by Anne Peters, for Richard Bellamy and Jeff King (eds), The Cambridge Handbook of Constitutional Theory (CUP 2024).
The chapter re-characterises the founding instrument of international organisations as constitutions. They function as a legal basis for the organisation, they contain provisions about the mission of the organisation, about the organs/bodies and their competences, and regulate the relationship between the organisation and those who are legally subjected to it. Two waves of theories have espoused different conceptions of constitution: The first wave revolved around the “small c-constitution” in the more neutral sense. The second wave postulated constitutions “with a capital C” that enshrine the constitutionalist trinity: rule of law, human rights, and democracy. In the current constellation of a global shift of power and ideology, a third theory for constitutions of international organisations, more responsive to the global social question and to the demands of the global south, is emerging. This third theory deserves to be pulled out into the light and should be fleshed out further. It should, on the one hand, not fall back on the small-c constitution and, on the other hand, take on board new principles, notably social transnational solidarity and contestatory democracy. This intellectual contribution can provide a basis for responses to the current pushbacks against international organisations.
Commentary on Art. 24 and 25 of the UN Charter
The United Nations is a key actor in the international legal order. The Security Council is its most powerful organ. The Council’s responsibility for the maintenance of internationl peace and security, the legal principles it has to respect in discharging its duties, and the legally binding power of Council decisions, and are spelled out in Art. 24 and 25 of the Charter.
The commentary on these provisions will be published in:
Bruno Simma/Daniel‐Erasmus Khan/Georg Nolte/Andreas Paulus (eds.), The Charter of the United Nations: A Commentary (Oxford University Press 4th edition 2024).
Digitalisation profoundly affects political articulation and communication, also in the transnational and international sphere. A number of sub-projects studies these phenomena.
Rogers Brubaker/Anne Peters, Fake News, Facts, Fiction: Ordering Global Public Spheres / Fake News, Fakten, Fiktionen: Wie können wir globale Öffentlichkeiten ordnen? (Berlin: Nicolai Verlag 2019).
„Was passiert, wenn jetzt mit der Eröffnung eines neuen digitalen Raumes die Maßstäbe, nach denen Recht oder Wissenschaft funktioniert haben, dort überhaupt nicht mehr vertreten sind? Muss eine aktive Kommunikation der politischen Seite nun nicht ergänzt werden mit einer viel aktiveren Kommunikation des Wissenschafts- und des Rechtsbereiches?“
Andrea Bianchi/Anne Peters (eds), Transparency in International Law (Cambridge: Cambridge University paperback 2018).
While its importance in domestic law has long been acknowledged, transparency has remained largely unexplored in international law. This study on transparency issues in the key areas of international law, such as international economic law, environmental law, human rights law, and humanitarian law, brings together novel insights on this pressing issue. Contributors explore the framing and content of transparency in their respective fields with regard to proceedings, institutions, law-making processes and legal culture. A selection of cross-cutting essays completes the study, examining transparency in international law-making and adjudication. The book is an indispensable read for scholars and practitioners who believe transparency can enhance the legitimacy of international legal processes.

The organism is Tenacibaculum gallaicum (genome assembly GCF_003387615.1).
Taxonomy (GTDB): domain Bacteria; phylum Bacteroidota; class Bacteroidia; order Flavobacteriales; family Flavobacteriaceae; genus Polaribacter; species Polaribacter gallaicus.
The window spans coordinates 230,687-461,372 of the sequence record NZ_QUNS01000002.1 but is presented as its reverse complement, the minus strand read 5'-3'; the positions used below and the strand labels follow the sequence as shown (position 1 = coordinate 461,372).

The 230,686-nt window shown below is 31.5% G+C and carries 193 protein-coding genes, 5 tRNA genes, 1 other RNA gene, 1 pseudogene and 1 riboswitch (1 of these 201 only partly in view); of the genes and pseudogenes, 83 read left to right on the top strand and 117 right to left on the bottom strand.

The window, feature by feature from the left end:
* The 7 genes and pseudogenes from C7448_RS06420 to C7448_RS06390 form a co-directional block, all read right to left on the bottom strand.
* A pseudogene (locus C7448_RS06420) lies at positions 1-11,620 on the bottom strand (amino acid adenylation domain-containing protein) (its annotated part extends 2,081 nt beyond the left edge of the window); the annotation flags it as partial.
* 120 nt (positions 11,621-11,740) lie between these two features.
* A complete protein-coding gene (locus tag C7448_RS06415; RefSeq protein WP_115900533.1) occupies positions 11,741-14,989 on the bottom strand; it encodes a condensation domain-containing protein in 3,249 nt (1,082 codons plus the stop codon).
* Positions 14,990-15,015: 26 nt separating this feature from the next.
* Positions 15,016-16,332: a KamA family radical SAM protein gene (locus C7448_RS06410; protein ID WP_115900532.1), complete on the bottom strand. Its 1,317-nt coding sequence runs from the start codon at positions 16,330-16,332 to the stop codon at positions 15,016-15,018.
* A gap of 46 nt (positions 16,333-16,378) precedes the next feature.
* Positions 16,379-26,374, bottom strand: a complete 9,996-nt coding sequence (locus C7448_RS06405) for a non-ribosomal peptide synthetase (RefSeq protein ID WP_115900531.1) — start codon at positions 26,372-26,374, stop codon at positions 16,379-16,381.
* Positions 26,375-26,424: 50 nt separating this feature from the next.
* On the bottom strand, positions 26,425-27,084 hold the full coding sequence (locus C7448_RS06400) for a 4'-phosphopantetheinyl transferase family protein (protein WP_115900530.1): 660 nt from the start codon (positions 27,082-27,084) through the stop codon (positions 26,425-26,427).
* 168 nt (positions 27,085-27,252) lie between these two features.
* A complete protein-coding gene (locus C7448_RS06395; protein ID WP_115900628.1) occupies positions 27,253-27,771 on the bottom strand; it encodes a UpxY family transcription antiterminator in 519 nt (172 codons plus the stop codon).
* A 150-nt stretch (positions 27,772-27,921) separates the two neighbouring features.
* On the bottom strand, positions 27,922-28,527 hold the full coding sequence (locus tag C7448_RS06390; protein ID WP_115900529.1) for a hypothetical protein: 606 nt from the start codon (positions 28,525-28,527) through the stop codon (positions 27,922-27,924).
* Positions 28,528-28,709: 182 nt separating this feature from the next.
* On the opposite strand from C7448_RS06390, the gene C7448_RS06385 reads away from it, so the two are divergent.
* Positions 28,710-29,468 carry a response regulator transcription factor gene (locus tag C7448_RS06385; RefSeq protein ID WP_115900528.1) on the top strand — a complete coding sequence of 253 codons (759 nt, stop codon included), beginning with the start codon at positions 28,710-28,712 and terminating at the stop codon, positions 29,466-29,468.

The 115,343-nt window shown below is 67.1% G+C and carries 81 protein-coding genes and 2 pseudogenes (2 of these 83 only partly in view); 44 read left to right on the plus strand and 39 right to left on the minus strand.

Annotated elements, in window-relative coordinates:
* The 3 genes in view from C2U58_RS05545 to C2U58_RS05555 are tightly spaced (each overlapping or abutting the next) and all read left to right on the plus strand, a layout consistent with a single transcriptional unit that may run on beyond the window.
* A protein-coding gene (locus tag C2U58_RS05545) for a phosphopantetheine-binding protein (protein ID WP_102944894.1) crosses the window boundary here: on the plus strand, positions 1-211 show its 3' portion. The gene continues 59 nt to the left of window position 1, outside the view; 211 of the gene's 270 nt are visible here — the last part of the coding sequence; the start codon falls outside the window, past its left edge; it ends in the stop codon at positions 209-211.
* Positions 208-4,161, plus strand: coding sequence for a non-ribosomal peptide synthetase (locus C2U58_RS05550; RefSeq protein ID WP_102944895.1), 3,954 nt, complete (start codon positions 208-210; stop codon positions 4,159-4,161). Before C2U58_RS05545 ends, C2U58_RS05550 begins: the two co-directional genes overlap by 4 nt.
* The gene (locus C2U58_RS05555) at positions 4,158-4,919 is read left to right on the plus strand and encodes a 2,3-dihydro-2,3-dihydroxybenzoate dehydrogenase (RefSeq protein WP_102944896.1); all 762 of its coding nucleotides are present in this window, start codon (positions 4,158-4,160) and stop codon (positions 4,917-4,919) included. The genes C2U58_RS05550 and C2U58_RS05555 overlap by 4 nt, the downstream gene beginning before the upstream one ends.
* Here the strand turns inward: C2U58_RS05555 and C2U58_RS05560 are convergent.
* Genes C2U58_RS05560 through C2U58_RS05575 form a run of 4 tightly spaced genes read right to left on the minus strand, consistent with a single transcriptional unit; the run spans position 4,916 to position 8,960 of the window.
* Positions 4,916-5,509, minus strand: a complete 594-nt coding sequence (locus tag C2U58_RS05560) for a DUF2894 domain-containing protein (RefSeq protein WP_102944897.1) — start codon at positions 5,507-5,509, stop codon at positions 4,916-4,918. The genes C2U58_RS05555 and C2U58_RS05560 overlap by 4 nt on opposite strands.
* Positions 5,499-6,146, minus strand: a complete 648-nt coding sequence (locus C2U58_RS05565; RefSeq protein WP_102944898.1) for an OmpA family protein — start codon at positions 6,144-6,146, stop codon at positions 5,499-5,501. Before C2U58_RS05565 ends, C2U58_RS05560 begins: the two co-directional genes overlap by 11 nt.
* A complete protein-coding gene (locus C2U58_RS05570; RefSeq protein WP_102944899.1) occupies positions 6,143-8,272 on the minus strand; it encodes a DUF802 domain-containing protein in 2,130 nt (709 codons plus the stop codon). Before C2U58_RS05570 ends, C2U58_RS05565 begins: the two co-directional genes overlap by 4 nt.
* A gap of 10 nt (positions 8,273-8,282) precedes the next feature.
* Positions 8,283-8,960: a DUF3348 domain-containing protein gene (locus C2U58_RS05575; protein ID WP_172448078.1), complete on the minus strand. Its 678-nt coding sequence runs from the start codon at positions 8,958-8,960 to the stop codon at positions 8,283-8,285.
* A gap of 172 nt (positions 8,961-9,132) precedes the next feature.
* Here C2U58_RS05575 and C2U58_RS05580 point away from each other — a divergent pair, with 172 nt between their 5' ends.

Transparency Procedures in Environmental Law
Contribution by Tom Sparks and Anne Peters for the Oxford Handbook of International Environmental Law 2021 (eds. Lavanya Rajamani and Jacqueline Peel).
The project analyses transparency as an increasingly important aspect of international environmental law, both as an end in itself and as a means of achieving other substantive goals. It examines the techniques that are employed in customary and conventional environmental law to realise transparency, focussing on the compliance-centred, emancipatory, and advocative functions it performs.
Le droit international et sa doctrine sont en pleine crise existentielle. C’est à leur chevet que se porte ce recueil d’articles signés par Anne Peters.Il faut repenser le droit international, écrit-elle. Pour cela, cependant, il faut repartir des fondamentaux, c’est-à-dire de l’épistémologie. Ici, les qualités de l’auteure comme internationaliste, constitutionnaliste et comparatiste apportent un regard original et très riche qui revisite non seulement le droit international mais également la manière dont il se pense.En particulier, l’auteure se livre à une critique des critiques faites au modernisme. S’il y a de vrais apports de la part de la critique post-moderne, l’auteure y voit également des limites, contradictions et exagérations. Il faudrait donc tenir compte de ce mouvement pour le dépasser pour un « post-postmodernisme » qui emprunte ce qu’il y a de bon dans les divers courants de doctrine(s). Deux des directions proposées sont une nouvelle approche du constitutionnalisme mondial et une reformulation du droit international fondée sur le respect des droits de la personne humaine.